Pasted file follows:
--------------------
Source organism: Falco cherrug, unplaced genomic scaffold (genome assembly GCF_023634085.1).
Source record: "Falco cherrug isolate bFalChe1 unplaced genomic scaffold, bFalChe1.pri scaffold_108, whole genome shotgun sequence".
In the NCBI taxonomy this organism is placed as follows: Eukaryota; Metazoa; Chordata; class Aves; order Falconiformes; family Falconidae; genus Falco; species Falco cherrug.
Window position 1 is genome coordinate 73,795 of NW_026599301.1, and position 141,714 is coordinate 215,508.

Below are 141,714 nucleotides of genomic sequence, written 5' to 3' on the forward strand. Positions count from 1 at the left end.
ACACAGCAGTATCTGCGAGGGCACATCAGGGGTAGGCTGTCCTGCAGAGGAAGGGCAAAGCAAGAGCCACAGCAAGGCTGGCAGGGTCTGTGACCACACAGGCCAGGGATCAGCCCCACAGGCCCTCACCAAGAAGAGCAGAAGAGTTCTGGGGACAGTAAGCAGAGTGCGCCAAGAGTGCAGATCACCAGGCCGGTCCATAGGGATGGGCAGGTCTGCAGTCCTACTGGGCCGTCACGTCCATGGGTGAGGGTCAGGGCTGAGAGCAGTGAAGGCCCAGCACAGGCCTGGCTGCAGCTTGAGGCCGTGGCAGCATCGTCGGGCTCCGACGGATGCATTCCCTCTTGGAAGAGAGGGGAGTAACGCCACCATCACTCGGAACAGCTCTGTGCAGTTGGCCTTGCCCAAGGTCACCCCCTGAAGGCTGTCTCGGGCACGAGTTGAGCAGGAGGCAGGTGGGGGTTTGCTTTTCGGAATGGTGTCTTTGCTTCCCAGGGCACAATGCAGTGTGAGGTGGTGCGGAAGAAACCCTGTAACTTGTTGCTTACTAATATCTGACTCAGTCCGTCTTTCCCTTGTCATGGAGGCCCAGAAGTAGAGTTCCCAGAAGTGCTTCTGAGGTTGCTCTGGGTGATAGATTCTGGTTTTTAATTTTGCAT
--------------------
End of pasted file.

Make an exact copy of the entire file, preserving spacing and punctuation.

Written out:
Source organism: Falco cherrug, unplaced genomic scaffold (genome assembly GCF_023634085.1).
Source record: "Falco cherrug isolate bFalChe1 unplaced genomic scaffold, bFalChe1.pri scaffold_108, whole genome shotgun sequence".
In the NCBI taxonomy this organism is placed as follows: Eukaryota; Metazoa; Chordata; class Aves; order Falconiformes; family Falconidae; genus Falco; species Falco cherrug.
Window position 1 is genome coordinate 73,795 of NW_026599301.1, and position 141,714 is coordinate 215,508.

Below are 141,714 nucleotides of genomic sequence, written 5' to 3' on the forward strand. Positions count from 1 at the left end.
ACACAGCAGTATCTGCGAGGGCACATCAGGGGTAGGCTGTCCTGCAGAGGAAGGGCAAAGCAAGAGCCACAGCAAGGCTGGCAGGGTCTGTGACCACACAGGCCAGGGATCAGCCCCACAGGCCCTCACCAAGAAGAGCAGAAGAGTTCTGGGGACAGTAAGCAGAGTGCGCCAAGAGTGCAGATCACCAGGCCGGTCCATAGGGATGGGCAGGTCTGCAGTCCTACTGGGCCGTCACGTCCATGGGTGAGGGTCAGGGCTGAGAGCAGTGAAGGCCCAGCACAGGCCTGGCTGCAGCTTGAGGCCGTGGCAGCATCGTCGGGCTCCGACGGATGCATTCCCTCTTGGAAGAGAGGGGAGTAACGCCACCATCACTCGGAACAGCTCTGTGCAGTTGGCCTTGCCCAAGGTCACCCCCTGAAGGCTGTCTCGGGCACGAGTTGAGCAGGAGGCAGGTGGGGGTTTGCTTTTCGGAATGGTGTCTTTGCTTCCCAGGGCACAATGCAGTGTGAGGTGGTGCGGAAGAAACCCTGTAACTTGTTGCTTACTAATATCTGACTCAGTCCGTCTTTCCCTTGTCATGGAGGCCCAGAAGTAGAGTTCCCAGAAGTGCTTCTGAGGTTGCTCTGGGTGATAGATTCTGGTTTTTAATTTTGCAT